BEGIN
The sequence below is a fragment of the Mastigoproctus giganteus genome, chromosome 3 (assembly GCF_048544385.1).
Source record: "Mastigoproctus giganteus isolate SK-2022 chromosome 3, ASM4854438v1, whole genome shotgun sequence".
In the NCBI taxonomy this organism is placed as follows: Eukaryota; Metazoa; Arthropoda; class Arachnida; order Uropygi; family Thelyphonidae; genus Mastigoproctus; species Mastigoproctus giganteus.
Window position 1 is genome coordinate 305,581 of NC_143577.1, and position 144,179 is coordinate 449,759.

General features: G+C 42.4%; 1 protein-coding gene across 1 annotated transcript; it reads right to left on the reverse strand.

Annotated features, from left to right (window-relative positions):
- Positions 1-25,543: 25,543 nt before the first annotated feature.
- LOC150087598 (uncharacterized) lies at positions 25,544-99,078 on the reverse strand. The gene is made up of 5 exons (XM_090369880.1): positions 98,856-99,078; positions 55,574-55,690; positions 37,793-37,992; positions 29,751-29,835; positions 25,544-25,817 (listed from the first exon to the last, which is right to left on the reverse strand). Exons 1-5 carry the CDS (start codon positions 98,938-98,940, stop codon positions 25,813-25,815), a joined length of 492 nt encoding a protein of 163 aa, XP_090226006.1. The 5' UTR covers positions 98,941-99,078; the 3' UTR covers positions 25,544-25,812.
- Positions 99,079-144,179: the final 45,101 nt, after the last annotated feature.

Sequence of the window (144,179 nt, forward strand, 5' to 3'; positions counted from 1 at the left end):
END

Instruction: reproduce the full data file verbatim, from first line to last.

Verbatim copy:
The sequence below is a fragment of the Mastigoproctus giganteus genome, chromosome 3 (assembly GCF_048544385.1).
Source record: "Mastigoproctus giganteus isolate SK-2022 chromosome 3, ASM4854438v1, whole genome shotgun sequence".
In the NCBI taxonomy this organism is placed as follows: Eukaryota; Metazoa; Arthropoda; class Arachnida; order Uropygi; family Thelyphonidae; genus Mastigoproctus; species Mastigoproctus giganteus.
Window position 1 is genome coordinate 305,581 of NC_143577.1, and position 144,179 is coordinate 449,759.

General features: G+C 42.4%; 1 protein-coding gene across 1 annotated transcript; it reads right to left on the reverse strand.

Annotated features, from left to right (window-relative positions):
- Positions 1-25,543: 25,543 nt before the first annotated feature.
- LOC150087598 (uncharacterized) lies at positions 25,544-99,078 on the reverse strand. The gene is made up of 5 exons (XM_090369880.1): positions 98,856-99,078; positions 55,574-55,690; positions 37,793-37,992; positions 29,751-29,835; positions 25,544-25,817 (listed from the first exon to the last, which is right to left on the reverse strand). Exons 1-5 carry the CDS (start codon positions 98,938-98,940, stop codon positions 25,813-25,815), a joined length of 492 nt encoding a protein of 163 aa, XP_090226006.1. The 5' UTR covers positions 98,941-99,078; the 3' UTR covers positions 25,544-25,812.
- Positions 99,079-144,179: the final 45,101 nt, after the last annotated feature.

Sequence of the window (144,179 nt, forward strand, 5' to 3'; positions counted from 1 at the left end):